It wasn’t supposed to be like this.
Sam Clancy, last season’s Pacific 10 Conference player of the year and a second-team All-American at USC, was a can’t-miss, first-round draft choice, a possible lottery pick whose game of low-post power and feathery baseline jumpers would translate well into the NBA.
Instead, five months into a rookie season in which he has yet to play, he’s bound to the bench in street clothes, breaking a sweat only during pregame shoot-arounds and off-day practices. He’s still rehabilitating a knee injury suffered nearly 10 months ago that caused his once golden stock to plummet and scared off NBA teams.
Forty-four players were chosen before the Philadelphia 76ers took a chance on Clancy, selecting him in the middle of the second round.
“Sitting out and not playing, it’s more of a learning experience now,” said Clancy, who was in town with the 76ers for their 106-92 loss to the Lakers at Staples Center on Sunday.
“It’s always frustrating when you can’t play but I’m getting better now so it’s not as frustrating as it was earlier.”
Certainly not as exasperating as the days leading up to the June draft.
It was during a workout for the Phoenix Suns on May 13 -- his first of the pre-draft season -- that Clancy, USC’s all-time leader in blocked shots, went up to block a shot but came down awkwardly on his left leg.
Nine days later, Clancy -- the son of a former professional football player who eschewed a football career for one in a supposedly less physical sport -- underwent surgery to repair a dislocated kneecap.
His health has been questioned ever since.
An emotionally taxing and often frustrating recovery has taken the bloom off Clancy’s rookie season, but the 6-foot-7, 240-pound forward said he is not distraught. In fact, he is still holding out hope of making his NBA debut this season.
But Clancy -- who flirted with turning pro after his junior season, leading a pre-draft camp in scoring and rebounding before returning to become the third-leading scorer in USC history -- doesn’t want to rush things.
The Catch-22 is that if Clancy doesn’t play this season there is no guarantee the 76ers will bring him back next season.
“It’s always a danger but this is the business we chose to be in,” Clancy said. “You can be cut or traded at any minute. This is the business. I just hope to have a job, just like everybody else.”
Clancy figures his surgically repaired knee is “about 85%" of what it was.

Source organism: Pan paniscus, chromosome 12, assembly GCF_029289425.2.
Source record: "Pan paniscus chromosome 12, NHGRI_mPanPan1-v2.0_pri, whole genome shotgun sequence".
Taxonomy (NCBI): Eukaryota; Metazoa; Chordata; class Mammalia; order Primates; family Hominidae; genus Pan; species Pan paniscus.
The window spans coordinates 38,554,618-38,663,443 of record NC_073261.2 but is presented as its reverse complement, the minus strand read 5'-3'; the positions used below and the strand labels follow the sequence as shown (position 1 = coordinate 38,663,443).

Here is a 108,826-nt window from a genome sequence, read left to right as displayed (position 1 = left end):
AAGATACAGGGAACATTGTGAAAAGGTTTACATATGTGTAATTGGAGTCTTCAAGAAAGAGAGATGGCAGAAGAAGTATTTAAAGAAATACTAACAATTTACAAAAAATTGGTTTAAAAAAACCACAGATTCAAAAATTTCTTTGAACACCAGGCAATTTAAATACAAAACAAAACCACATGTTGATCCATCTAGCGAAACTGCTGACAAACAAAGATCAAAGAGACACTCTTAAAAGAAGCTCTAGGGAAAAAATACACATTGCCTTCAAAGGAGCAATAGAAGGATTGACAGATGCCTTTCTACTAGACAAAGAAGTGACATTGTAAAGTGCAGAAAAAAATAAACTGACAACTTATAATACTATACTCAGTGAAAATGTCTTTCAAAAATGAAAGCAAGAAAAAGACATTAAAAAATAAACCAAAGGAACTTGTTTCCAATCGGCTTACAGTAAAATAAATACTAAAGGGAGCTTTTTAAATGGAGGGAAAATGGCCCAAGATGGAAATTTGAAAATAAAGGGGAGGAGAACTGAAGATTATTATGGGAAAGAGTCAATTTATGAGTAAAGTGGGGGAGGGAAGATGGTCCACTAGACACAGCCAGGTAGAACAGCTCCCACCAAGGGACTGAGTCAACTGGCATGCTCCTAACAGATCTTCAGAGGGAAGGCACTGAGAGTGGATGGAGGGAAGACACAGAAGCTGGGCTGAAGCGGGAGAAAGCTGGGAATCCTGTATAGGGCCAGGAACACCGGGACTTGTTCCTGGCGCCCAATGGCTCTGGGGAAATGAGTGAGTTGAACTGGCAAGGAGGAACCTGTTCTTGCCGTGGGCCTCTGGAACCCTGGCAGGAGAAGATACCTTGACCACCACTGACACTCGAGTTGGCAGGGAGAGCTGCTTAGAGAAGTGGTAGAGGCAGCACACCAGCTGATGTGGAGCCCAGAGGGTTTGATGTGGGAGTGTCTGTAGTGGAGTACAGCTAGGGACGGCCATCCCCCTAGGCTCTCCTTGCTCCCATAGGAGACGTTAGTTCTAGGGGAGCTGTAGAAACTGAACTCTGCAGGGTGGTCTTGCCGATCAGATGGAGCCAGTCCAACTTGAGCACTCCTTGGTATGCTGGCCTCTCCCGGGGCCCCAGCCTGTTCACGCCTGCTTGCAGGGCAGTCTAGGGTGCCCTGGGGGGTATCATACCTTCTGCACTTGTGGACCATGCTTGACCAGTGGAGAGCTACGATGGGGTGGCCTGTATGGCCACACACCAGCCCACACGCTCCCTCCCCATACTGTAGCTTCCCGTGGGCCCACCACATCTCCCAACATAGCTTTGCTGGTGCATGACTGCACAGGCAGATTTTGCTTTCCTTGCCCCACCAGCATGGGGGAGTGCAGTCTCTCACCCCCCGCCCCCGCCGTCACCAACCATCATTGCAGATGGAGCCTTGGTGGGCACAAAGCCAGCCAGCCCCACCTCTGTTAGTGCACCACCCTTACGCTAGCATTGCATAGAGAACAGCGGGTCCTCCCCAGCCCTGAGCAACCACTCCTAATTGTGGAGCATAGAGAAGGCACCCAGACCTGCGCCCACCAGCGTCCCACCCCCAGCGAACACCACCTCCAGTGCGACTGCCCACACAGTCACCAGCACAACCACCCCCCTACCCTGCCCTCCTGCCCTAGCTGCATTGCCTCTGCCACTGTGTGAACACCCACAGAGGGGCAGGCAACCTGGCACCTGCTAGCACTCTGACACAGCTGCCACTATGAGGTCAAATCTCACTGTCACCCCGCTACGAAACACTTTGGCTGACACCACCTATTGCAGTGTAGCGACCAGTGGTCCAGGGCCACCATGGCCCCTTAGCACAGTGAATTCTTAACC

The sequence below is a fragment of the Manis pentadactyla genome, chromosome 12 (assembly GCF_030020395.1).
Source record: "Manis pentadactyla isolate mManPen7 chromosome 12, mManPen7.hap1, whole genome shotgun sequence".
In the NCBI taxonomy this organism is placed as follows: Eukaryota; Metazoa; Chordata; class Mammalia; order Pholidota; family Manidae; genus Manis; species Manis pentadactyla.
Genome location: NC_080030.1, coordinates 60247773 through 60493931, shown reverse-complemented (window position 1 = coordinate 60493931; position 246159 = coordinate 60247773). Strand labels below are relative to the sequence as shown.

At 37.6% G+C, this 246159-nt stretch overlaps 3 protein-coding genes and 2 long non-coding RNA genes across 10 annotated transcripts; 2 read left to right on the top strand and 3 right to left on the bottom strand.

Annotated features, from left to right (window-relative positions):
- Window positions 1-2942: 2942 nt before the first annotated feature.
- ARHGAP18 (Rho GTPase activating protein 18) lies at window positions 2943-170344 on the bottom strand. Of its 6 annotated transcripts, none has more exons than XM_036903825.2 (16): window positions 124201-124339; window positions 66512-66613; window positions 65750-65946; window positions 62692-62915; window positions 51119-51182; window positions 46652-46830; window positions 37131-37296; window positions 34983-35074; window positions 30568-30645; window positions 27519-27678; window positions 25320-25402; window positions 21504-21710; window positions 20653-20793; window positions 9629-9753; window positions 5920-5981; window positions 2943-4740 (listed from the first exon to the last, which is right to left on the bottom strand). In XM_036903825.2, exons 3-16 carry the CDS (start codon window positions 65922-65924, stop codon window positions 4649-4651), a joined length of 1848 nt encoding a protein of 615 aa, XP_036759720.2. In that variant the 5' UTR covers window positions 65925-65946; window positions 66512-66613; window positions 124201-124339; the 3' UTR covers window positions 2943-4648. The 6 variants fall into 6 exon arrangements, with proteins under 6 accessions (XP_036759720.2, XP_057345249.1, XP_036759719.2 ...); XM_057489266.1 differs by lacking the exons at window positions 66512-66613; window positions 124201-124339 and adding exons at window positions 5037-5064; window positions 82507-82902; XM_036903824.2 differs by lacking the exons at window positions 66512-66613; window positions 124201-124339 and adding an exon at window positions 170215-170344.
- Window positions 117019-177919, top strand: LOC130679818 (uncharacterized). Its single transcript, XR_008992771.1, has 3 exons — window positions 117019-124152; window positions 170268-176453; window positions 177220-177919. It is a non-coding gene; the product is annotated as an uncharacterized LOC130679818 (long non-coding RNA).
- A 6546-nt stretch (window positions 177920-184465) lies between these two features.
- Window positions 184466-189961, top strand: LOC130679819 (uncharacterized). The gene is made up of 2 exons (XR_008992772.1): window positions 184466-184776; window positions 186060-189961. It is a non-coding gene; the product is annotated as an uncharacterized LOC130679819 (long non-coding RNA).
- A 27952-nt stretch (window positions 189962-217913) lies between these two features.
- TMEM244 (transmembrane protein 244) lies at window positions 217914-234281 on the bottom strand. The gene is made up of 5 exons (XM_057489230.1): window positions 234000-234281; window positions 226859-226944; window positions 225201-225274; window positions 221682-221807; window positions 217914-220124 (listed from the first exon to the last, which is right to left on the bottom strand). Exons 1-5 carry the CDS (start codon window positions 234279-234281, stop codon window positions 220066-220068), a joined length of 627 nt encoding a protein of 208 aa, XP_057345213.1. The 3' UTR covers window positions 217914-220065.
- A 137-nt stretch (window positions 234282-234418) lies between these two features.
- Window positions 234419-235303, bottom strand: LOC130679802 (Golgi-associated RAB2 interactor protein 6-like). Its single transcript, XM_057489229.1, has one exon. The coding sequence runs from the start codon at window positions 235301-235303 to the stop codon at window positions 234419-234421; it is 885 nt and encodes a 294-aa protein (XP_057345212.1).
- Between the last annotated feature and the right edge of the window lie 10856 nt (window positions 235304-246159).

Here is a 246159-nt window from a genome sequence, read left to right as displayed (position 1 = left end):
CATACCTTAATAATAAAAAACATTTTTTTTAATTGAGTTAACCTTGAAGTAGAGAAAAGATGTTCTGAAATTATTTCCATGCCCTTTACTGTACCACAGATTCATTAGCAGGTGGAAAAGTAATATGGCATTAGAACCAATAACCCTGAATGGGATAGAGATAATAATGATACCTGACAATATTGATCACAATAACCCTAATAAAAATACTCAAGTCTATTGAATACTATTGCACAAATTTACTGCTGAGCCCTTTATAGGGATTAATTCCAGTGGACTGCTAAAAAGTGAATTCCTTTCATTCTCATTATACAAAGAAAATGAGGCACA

“You know you’re a rookie and you’ve got to pay your dues,” said Clancy, who has been working at both forward positions. “I don’t think if I was healthy, I would be playing that much right now anyway. You don’t know the game yet [as a rookie]. I’m still learning the game and I’m happy just to be out there practicing.”
Especially considering how severe his injury was.
Early speculation had Clancy playing by December. But 76er Coach Larry Brown said there’s no hard timetable for Clancy’s debut.
“He’s learning to walk again but he’s making a lot of progress,” Brown said. “As soon as his leg is physically all right, he’s going to play.”
So there are no worries about bringing a rookie into a run for playoff position?
“No, not if he can help us,” Brown said. “And I think he can help us. I think he’s going to be great.”
Meanwhile, Clancy is learning.
“It’s tough for rookies but he’s just learning what it means to be a professional,” said 76er guard Eric Snow, who, with similar Ohio roots, has befriended Clancy.
“He’s done everything that’s been asked of him -- his therapy, his workouts. He shows some flashes in his workouts but it’s tough with the injury that he went through. He has a great future ahead of him if he continues to do the things that he’s done thus far.
“He has this inner strength and an excitement to work out. You can’t teach that.”
Those traits, Clancy said, were inherited from his mother, Anetta Harris.
It was during the fall semester of Clancy’s senior season at USC, when his grade-point average dipped below 2.0 and dropped him from Wooden Award consideration, that Harris was diagnosed with breast cancer.
Clancy said the cancer is in remission after treatments.
“We were just in Cleveland and I saw here there and she’s back in Philly now so she’ll be there when we get back,” said Clancy, whose father, Sam Sr., is the defensive line coach for the New Orleans Saints. “She’s fine, she’s doing real good.”
If only Clancy’s knee were sound. Then he’d be able to give up his unaccustomed role of sideline cheerleader.
“I want to play,” he said. “I don’t want to be just a practice player. But I would understand if I had to sit the whole year out and play next year and in the summer league.
“But I don’t know. It’s not my decision. It’s up to the coaches and the organization, not me.”
Clancy, the son of a cancer survivor and a football player, not in control of his own destiny?
It wasn’t supposed to be like this.